NCAA Tournament 2012: 5 Teams Who Could Be Bracket Busters
What makes the NCAA Tournament so unique is its unpredictability; the beauty of March Madness lies in the upsets that take place year in and year out.
Experts do their best to predict the Cinderella stories, but it is virtually impossible to foresee them all. If anyone told you they predicted No. 9 Northern Iowa taking down No. 1 Kansas (2010), they are lying.
Ultimately, it comes down to the fact that no team is safe in the Big Dance.
Here are five teams who look poised to bust some brackets in March.
The Belmont Bruins (24-7, 16-2 Atlantic Sun) are my biggest sleeper team for 2012.
Digest these numbers: The Bruins are second in the country in points per game (82.1), fourth in assists per game (17.8) and 12th in field-goal percentage (48.7).
Their offensive balance is incredible; Belmont has six players that average at least nine points per contest.
If that does not intrigue you, the Bruins are ninth in the nation in assists-to-turnover ratio and eighth in scoring margin.
Belmont gave No. 6 Duke a serious scare during the first game of the season, losing only by one point. The Bruins are also hot of late, winning 17 of their last 19 games.
As of Feb. 24th, Joe Lunardi has predicted Belmont to receive a No. 14 seed.
My prediction; don't forget about the Bruins come tournament time.
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The Gonzaga Bulldogs (23-5, 13-3 in the WCC) are a team that I would not want to face in the tournament.
Disregarding the statistics, the sheer size of Gonzaga's big men is certainly disconcerting for opponents. Robert Sacre is 7'0", Elias Harris is 6'7" and Sam Dower is 6'9". Their length will cause problems for teams who struggle with size.
The Zags are led by an extremely impressive freshman point guard in Kevin Pangos. They are efficient on offense, shooting 47 percent from the field overall. Gonzaga plays lock-down defense (ranked the best defense in the WCC), and also dominates the glass (they outrebound their opponents by nearly seven per game, which is ranked 17th in the country).
These are all keys to success in the NCAA Tournament.
Gonzaga is definitely a team to keep an eye on come March.
The Drexel Dragons (25-5, 16-2 in CAA) have improved drastically since last season.
At a quick glance, the CAA might not seem like the best conference, but they have a knack of producing bracket busters (see VCU and George Mason).
This phrase tends to apply to all sports, but defense does win championships. Consequently, Drexel is fifth in the nation in scoring defense, giving up only 55.2 points per game. Rebounding is also pivotal to making a deep run in the tournament, and the Dragons outrebound their opponents by 6.4 per game.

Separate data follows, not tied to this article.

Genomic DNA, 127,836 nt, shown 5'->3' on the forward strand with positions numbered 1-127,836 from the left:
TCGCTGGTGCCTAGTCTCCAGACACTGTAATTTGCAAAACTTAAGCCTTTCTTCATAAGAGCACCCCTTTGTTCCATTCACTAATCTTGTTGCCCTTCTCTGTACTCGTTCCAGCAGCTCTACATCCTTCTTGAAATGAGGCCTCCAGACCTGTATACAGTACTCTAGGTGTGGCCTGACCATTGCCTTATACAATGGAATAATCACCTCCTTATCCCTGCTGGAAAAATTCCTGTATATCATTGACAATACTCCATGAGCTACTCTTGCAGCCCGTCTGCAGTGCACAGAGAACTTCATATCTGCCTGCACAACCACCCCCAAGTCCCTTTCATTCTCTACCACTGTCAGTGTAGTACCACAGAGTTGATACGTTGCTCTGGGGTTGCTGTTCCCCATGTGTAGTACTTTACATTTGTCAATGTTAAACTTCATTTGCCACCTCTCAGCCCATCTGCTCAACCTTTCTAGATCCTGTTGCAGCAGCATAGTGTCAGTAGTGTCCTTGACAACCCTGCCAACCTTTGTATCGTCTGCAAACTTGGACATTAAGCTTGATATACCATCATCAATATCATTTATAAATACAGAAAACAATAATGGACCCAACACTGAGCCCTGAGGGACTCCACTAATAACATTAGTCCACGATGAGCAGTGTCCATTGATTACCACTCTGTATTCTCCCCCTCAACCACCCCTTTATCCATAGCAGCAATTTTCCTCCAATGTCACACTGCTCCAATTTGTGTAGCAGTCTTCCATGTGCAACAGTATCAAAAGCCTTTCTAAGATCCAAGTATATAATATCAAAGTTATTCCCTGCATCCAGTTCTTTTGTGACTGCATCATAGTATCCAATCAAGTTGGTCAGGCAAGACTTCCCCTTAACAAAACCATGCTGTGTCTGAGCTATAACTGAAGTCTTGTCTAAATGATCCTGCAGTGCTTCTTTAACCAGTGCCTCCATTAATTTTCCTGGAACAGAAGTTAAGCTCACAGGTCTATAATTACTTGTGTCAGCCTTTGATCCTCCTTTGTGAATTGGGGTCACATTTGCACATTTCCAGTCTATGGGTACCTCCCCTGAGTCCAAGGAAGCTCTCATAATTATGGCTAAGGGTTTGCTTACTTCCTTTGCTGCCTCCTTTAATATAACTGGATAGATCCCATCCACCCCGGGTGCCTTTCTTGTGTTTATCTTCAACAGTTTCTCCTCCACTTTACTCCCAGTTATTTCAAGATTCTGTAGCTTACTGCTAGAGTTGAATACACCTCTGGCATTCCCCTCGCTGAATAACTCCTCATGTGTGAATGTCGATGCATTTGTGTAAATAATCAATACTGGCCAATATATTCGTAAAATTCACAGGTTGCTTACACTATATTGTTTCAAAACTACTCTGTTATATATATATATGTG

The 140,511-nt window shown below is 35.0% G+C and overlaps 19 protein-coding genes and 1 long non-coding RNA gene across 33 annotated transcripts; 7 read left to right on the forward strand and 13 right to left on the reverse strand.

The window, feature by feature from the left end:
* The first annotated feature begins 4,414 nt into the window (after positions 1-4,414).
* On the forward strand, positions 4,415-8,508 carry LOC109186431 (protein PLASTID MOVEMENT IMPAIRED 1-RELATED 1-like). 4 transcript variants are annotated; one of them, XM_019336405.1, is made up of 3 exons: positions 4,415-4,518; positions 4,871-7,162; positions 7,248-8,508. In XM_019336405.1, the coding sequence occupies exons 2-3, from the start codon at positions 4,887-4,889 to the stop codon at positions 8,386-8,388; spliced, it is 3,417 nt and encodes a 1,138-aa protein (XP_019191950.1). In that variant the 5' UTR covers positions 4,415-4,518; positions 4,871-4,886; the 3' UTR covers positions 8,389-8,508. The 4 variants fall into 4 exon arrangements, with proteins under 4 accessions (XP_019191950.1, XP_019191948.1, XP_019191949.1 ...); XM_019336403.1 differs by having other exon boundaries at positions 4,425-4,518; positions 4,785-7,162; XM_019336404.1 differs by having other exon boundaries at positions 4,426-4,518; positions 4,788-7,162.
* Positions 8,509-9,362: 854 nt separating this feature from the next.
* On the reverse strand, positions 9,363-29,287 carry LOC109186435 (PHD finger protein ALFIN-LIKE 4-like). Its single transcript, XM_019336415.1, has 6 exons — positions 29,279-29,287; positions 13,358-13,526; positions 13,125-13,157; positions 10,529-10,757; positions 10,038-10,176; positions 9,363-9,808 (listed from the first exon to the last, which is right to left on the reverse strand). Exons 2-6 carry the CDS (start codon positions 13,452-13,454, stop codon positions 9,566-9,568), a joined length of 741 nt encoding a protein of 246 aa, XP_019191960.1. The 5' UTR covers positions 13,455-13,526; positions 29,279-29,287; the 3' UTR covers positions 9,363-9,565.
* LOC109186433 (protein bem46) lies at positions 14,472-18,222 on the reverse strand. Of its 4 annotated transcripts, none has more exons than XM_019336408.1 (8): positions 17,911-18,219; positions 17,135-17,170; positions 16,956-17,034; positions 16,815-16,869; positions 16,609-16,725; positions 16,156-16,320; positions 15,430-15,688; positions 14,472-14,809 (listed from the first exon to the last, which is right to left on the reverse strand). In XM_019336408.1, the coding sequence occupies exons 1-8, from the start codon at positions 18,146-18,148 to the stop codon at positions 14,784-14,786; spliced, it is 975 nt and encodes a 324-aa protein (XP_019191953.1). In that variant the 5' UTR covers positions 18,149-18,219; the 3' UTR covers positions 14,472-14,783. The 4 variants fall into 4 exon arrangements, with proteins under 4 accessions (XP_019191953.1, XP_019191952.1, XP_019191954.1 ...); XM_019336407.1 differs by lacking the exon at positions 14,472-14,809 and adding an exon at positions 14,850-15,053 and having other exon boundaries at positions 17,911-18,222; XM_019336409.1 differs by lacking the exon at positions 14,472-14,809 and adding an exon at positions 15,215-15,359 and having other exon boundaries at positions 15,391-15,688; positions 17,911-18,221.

Collectively, Drexel is one of the better free-throw shooting teams in the country, averaging 75 percent from the charity stripe. Too many times we have seen a game come down to free-throw shooting, so this statistic holds value.
The Dragons will probably need to win the CAA Tournament to secure a bid. If they are indeed invited to the Big Dance, don't sleep on this sleeper.
The Harvard Crimson (24-4, 10-2 Ivy League) have been impressive all season long. Tommy Amaker has done an incredible job turning this team into a legitimate contender.
Harvard is a defensive powerhouse; they are ranked third in the nation in scoring defense, allowing just over 53 points per game.
The Crimson have an impressive RPI of 39, and they have proven that they can play against tougher teams. Harvard is 2-1 against the RPI Top 50; they beat Florida State and Saint Joseph's.
The Ivy League Conference is not new to bracket busters, just look at Cornell in 2010. Harvard looks poised to do the same in 2012.
Southern Mississippi Golden Eagles
The Southern Mississippi Golden Eagles (23-6, 10-4 Conference USA) are an intriguing team to say the least.
Southern Miss is 3-2 against the Top 50 RPI with impressive victories over Colorado State, USF and Memphis. They have also beaten New Mexico State twice and conference rival UCF twice. Thus, they have played some solid competition this year.
The Golden Eagles, like Belmont, have tremendous balance on the offensive end. They have six players that average nine points or more per game, with Torye Pelham close behind at 7.1.
Southern Miss has an RPI of 15, which is extremely impressive for a mid-major team. Lunardi has the Golden Eagles pegged for a No. 9 seed, which means they would play the No. 1 seed if they win their first round matchup.
Southern Mississippi could be this years Northern Iowa.